By  on October 14, 2010

Another grueling year has given way to positive expectations for FashionCenterDallas’ spring show, from Oct. 21 to 24.

The regional economy has been a bit more resilient compared with other parts of the U.S. — Texas has an 8.3 percent jobless rate versus 9.6 percent nationally, although Dallas/Fort Worth has an 18.3 percent commercial vacancy rate — and showroom sales representatives see signs of life in specialty retailing. They are sticking with strategies that are intended to meet persistent challenges. The goal is to keep a lid on prices and evolve their products in tune with the consumer’s desire for value, quality and differentiation.

And they are hoping there is pent-up demand.

Brad Hughes & Associates, which represents 51 labels at the Dallas Market Center, and Ritz Group, which shows 36, said business has picked up. They are carrying a wide range of prices as well as searching for more premium labels.

Hughes is introducing Zucchero, a subtly detailed Italian sportswear collection priced at the high end of bridge. Hughes also picked up Julia Jordan, a new updated misses dress line for specialty stores wholesaling from $59 to $110. It is produced by Studio One, a dressmaker that sells to moderate department stores.

“The metropolitan stores don’t need to dumb themselves down in price point, because it’s just as easy to sell a $400 dress as a $250 dress,” Hughes said. “At the same time, there is a whole world out there in little towns…that need $150 to $200 retail as their top end. They are the icing on the cake, and there are a lot more of those [stores] shopping Dallas than there are bridge and designer.… We want to have all price points.”

Brad Ritz, owner of Ritz Group, will launch bridge dresses by ML Monique Lhuillier, which wholesale from $160 to $350, as well as contemporary lines 2b.Rych, Shin Choi, Hunter Dixon and Britt Ryan.

“We are moving back into a little bit higher price structure in some segments of our business,” Ritz said. “I look at some of the retailers that carry branded contemporary to bridge products, and their businesses have really turned around.”

The DMC is touting the market as its largest of the year, featuring the greatest number of resources. Sales reps anticipate that novelty will continue to drive volume.

Ann Wilson, a partner at Harold Wilson & Associates showroom, which represents Emil Rutenberg, Beauty Mark by Byron Lars and others, said she was encouraged. Last year “was the worst year we ever had in this business, and we had a 25 percent increase in March, but in August we had a nice increase over 2008 [sales],” she said. “Our appointments are coming in well, and we’re working to get back to where we were in 2007.”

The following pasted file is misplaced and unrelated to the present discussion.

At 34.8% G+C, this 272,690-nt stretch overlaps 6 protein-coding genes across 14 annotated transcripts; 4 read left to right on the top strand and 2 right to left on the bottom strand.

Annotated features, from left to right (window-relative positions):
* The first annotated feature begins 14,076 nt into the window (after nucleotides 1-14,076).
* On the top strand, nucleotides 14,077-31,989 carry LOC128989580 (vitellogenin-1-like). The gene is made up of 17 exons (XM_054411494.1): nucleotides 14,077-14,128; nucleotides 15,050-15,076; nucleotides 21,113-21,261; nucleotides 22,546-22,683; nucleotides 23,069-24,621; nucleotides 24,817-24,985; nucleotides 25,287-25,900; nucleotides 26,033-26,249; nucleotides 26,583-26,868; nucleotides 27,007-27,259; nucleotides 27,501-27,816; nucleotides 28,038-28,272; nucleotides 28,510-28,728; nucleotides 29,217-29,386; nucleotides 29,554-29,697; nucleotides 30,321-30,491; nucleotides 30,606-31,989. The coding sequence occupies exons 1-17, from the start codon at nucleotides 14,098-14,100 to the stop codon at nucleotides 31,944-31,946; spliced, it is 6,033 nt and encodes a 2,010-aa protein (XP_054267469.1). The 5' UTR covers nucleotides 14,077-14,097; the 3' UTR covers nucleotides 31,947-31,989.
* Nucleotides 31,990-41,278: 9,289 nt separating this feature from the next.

Harold Wilson is introducing Workers for Freedom, a casual novelty sportswear line that averages $49 wholesale and can be marked up 2.5 times. “Harold sold 10 out of 10 stores on the road,” said Ann Wilson, wife of the owner. “It’s not the price that is driving it. It’s the look and the quality.”

Tracy Holden, who reps Eva Franco, 1921 premium denim and others at the Stylelounge showroom, said retailers have been “way more responsive” compared with 2009. “Last month, as far as shipping, we had one of the best months we’ve had in a few years.”

The Style Assembly multiline showroom based in Los Angeles plans to test the market by exhibiting Leila, Feral Childe and other labels at the Scene contemporary booth show.

“As a showroom we are up about 50 percent to last year, so we are getting a much stronger response after all the difficulties, and we want to make sure we are expanding back” into regional shows, said owner Diana Vilato.

Despite the increased business activity, the middle market is struggling with price as the cost of manufacturing and raw materials rises, said Gene Gorman, a partner in Merle Gorman & Associates showroom.

“These stores don’t want to pay any more than they are paying,” Gorman said. “In some cases, the manufacturers are going to have to shave their margins a little. But most of my manufacturers have kept a pretty good lid on their prices in light of all the circumstances they are facing right now, so I’m not overly concerned about it.”

Novelty jackets and tops by Damme, wholesaling for $59 to $79, and colorful skirts, shirts and dresses by Indikka are among Gorman’s best performers.

The DMC plans to throw its largest fashion party of the year Thursday night with a bohemian-themed fete — tents hung with Moroccan lanterns, a hookah bar, belly dancers, orange and red silk shantung furnishings and drinks with lotus flowers — in the lobby of the Trade Mart, which is connected to the World Trade Center that houses FashionCenterDallas.

“We wanted to create a sensory experience that will be different from what we have done in the past,” said Alden Clanahan, vice president of visual merchandising and events at DMC. “It will be an entire immersion experience that is tied into the whole bohemian chic culture that we are seeing.”

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